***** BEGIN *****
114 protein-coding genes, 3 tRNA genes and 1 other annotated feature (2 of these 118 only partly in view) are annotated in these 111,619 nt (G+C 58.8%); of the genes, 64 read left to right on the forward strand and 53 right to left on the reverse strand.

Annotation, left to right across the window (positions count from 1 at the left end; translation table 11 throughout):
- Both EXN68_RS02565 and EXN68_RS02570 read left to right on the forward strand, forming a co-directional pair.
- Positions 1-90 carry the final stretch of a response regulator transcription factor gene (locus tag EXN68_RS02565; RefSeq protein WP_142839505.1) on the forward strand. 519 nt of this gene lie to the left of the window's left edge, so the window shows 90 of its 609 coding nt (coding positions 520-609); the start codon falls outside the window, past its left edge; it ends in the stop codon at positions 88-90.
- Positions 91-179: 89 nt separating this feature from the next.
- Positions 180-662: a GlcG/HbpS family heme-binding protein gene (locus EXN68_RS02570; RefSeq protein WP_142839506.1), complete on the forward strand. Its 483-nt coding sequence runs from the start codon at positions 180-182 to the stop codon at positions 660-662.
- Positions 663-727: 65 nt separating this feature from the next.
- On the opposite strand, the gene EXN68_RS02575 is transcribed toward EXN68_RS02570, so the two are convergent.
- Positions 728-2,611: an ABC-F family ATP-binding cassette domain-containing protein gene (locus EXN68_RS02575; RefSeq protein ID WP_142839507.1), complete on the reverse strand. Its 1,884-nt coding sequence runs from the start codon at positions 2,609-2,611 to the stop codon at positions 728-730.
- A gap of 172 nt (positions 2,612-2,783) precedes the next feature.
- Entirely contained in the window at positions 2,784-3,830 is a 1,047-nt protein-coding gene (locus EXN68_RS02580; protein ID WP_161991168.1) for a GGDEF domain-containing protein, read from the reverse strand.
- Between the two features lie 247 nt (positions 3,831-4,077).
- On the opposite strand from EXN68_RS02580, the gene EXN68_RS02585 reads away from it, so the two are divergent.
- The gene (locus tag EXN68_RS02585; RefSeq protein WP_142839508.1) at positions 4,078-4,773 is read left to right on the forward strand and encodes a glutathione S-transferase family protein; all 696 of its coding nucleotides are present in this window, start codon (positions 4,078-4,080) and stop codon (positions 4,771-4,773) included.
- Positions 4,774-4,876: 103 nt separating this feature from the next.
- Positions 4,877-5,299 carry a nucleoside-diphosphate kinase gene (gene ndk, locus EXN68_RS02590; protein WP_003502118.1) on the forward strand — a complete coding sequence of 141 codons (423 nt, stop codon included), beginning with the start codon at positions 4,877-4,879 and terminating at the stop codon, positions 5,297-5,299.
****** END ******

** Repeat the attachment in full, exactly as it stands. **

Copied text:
114 protein-coding genes, 3 tRNA genes and 1 other annotated feature (2 of these 118 only partly in view) are annotated in these 111,619 nt (G+C 58.8%); of the genes, 64 read left to right on the forward strand and 53 right to left on the reverse strand.

Annotation, left to right across the window (positions count from 1 at the left end; translation table 11 throughout):
- Both EXN68_RS02565 and EXN68_RS02570 read left to right on the forward strand, forming a co-directional pair.
- Positions 1-90 carry the final stretch of a response regulator transcription factor gene (locus tag EXN68_RS02565; RefSeq protein WP_142839505.1) on the forward strand. 519 nt of this gene lie to the left of the window's left edge, so the window shows 90 of its 609 coding nt (coding positions 520-609); the start codon falls outside the window, past its left edge; it ends in the stop codon at positions 88-90.
- Positions 91-179: 89 nt separating this feature from the next.
- Positions 180-662: a GlcG/HbpS family heme-binding protein gene (locus EXN68_RS02570; RefSeq protein WP_142839506.1), complete on the forward strand. Its 483-nt coding sequence runs from the start codon at positions 180-182 to the stop codon at positions 660-662.
- Positions 663-727: 65 nt separating this feature from the next.
- On the opposite strand, the gene EXN68_RS02575 is transcribed toward EXN68_RS02570, so the two are convergent.
- Positions 728-2,611: an ABC-F family ATP-binding cassette domain-containing protein gene (locus EXN68_RS02575; RefSeq protein ID WP_142839507.1), complete on the reverse strand. Its 1,884-nt coding sequence runs from the start codon at positions 2,609-2,611 to the stop codon at positions 728-730.
- A gap of 172 nt (positions 2,612-2,783) precedes the next feature.
- Entirely contained in the window at positions 2,784-3,830 is a 1,047-nt protein-coding gene (locus EXN68_RS02580; protein ID WP_161991168.1) for a GGDEF domain-containing protein, read from the reverse strand.
- Between the two features lie 247 nt (positions 3,831-4,077).
- On the opposite strand from EXN68_RS02580, the gene EXN68_RS02585 reads away from it, so the two are divergent.
- The gene (locus tag EXN68_RS02585; RefSeq protein WP_142839508.1) at positions 4,078-4,773 is read left to right on the forward strand and encodes a glutathione S-transferase family protein; all 696 of its coding nucleotides are present in this window, start codon (positions 4,078-4,080) and stop codon (positions 4,771-4,773) included.
- Positions 4,774-4,876: 103 nt separating this feature from the next.
- Positions 4,877-5,299 carry a nucleoside-diphosphate kinase gene (gene ndk, locus EXN68_RS02590; protein WP_003502118.1) on the forward strand — a complete coding sequence of 141 codons (423 nt, stop codon included), beginning with the start codon at positions 4,877-4,879 and terminating at the stop codon, positions 5,297-5,299.